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Friday, October 25, 2013, 1:49 PM

Banks: How to Garnish a Married Couple

Posted by: Kara Boyle

Bob Gaumont co-authored this post. 

The Maryland Court of Special Appeals recently decided an issue of first impression in Maryland -- that is, whether funds in an existing joint bank account can be garnished where one of the account holders is a non-debtor.  O’Brien v. Bank of America, -- A.3d ----, 2013 WL 4788294 (Sept. 9, 2013).  The O’Brien Court, relying on the legislative history of the applicable statute, § 11-603(c) of the Courts and Judicial Proceedings Article of the Maryland Code (hereafter “11-603”) and looking to related statutes and case law in other jurisdictions, found that such accounts can be garnished, even where one of the account holders is a non-debtor. Thus, Bank of America could garnish the account held by the O’Briens, a married couple, even though Mrs. O’Brien was the sole debtor.  Such joint bank accounts are thus distinguishable from trust accounts, which, in Maryland National Bank v. Pearce, 329 Md. 602 (1993), were found to be not subject to garnishment unless both holders are the debtors.  Note, however, that garnishment of a joint account is only valid if the account was in existence before the court entered a judgment regarding the garnishment.  This differs from secured transactions involving after-acquired property.  See Md. Code, Com. Law § 9-204(a).

The Court reviewed, in particular, the General Assembly’s amendments to 11-603(c) in 1991, which did not include the addition of a proposed “safe harbor” for accounts shared by spouses.  On account of countless issues regarding such a safe harbor, including financial institutions’ concerns that they, at the time of garnishment, might lack knowledge regarding the marital status of the account holders, the General Assembly decided not to include the exception and instead permitted the financial institutions to maintain the assets in the bank account as opposed to placing them in court, thereby provided a “thoughtful solution to the institutions’ concerns.” The U.S. District Court for the District of Maryland has, however, considered the issue of adequate notice to judgment debtors.  See Reigh v. Schleigh, 595 F. Supp. 1535 (D. Md. 1984), rev’d, 784 F.2d 1191 (4th Cir. 1986).  Here, Bank of America did not provide post-judgment deprivation notification by the means of personal service or by publication, but the O’Briens had actual notice of the procedure and logistics regarding Bank of America’s compliance with a writ of garnishment pursuant to their Deposit Agreement with Bank of America.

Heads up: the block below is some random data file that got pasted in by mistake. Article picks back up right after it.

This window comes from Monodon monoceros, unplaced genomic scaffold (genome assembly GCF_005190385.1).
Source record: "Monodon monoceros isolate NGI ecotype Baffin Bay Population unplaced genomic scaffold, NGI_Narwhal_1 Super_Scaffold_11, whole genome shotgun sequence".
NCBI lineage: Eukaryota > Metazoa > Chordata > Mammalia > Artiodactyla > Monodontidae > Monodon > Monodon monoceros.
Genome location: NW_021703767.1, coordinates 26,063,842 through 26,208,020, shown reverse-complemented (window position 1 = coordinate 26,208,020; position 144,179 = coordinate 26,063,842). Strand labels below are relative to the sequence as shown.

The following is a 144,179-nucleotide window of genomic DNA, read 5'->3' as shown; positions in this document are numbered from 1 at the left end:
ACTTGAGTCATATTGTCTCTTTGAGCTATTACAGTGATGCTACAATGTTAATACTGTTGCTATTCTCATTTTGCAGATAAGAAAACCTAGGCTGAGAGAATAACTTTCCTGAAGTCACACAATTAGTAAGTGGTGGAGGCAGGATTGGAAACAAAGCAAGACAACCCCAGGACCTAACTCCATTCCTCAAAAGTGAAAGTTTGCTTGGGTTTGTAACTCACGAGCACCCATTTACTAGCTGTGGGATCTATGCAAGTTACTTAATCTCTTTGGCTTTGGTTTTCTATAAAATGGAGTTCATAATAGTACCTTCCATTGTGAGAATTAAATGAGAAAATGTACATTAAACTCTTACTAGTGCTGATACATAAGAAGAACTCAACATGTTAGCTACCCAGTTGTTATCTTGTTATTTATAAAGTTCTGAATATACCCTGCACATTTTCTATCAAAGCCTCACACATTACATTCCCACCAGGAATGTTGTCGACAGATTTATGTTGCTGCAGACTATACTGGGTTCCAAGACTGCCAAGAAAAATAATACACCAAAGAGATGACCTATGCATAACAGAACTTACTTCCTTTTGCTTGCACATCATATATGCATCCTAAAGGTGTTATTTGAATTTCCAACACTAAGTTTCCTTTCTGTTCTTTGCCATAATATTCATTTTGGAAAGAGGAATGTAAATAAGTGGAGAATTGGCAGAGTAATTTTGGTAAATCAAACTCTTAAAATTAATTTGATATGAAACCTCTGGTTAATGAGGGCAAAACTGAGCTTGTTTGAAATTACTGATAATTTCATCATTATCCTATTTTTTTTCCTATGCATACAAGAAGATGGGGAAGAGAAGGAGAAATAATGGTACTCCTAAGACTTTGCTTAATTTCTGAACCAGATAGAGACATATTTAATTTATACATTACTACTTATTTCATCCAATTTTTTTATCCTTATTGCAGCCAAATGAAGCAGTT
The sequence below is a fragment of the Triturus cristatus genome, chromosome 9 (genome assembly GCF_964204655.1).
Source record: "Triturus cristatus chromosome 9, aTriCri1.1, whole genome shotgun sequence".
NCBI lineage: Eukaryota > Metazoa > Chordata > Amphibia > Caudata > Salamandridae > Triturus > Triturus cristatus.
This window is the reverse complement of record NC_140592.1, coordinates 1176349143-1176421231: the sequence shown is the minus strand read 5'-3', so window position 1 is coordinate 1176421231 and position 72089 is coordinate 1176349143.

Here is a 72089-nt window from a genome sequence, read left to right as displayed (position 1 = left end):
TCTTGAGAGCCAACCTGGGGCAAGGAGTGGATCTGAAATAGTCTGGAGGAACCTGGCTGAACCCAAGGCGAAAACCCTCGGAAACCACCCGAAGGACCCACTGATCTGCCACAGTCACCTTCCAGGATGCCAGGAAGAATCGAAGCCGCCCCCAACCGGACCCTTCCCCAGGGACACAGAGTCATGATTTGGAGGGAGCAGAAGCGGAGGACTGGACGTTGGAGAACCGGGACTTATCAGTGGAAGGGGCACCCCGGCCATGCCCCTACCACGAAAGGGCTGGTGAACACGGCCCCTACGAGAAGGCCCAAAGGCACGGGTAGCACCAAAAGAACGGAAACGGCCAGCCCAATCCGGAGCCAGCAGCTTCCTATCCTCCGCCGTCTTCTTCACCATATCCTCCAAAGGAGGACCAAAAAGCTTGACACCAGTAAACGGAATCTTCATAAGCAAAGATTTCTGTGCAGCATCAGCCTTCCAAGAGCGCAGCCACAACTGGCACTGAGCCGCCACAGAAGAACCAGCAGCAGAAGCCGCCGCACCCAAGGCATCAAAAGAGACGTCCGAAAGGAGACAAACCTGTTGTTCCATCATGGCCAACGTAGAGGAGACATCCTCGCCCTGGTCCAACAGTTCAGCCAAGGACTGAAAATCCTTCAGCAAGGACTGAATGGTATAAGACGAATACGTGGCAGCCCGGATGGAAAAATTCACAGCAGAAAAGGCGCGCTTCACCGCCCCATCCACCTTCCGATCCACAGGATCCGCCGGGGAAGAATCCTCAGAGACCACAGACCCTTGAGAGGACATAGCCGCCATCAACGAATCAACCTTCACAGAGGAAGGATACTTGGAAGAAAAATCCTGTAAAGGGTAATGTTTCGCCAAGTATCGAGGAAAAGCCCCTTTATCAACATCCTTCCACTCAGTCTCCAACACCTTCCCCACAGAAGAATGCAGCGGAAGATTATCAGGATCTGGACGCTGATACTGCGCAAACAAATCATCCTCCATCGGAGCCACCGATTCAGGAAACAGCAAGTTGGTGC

Moreover, notice and an opportunity for a hearing, the Court explained, should be provided after attachment has occurred.  Notice post-attachment, rather than pre-attachment, reduces the opportunity for spouses, family members, and/or significant others to engage in any type of conveyance intended to defraud the debtor’s creditors.  Such attempts are common in family law cases, notably those involving alimony and child support issues.

In sum, the Court found that the trial court provided the O’Briens with a reasonable opportunity to be heard, and 11-603 did not violate the Due Process Clause of the Fourteenth Amendment to the U.S. Constitution, Article 3, Section 43 of the Maryland Constitution, Article 19 of the Maryland Declaration of Rights, or the Expedited Funds Availability Act.

For the full opinion, click here.

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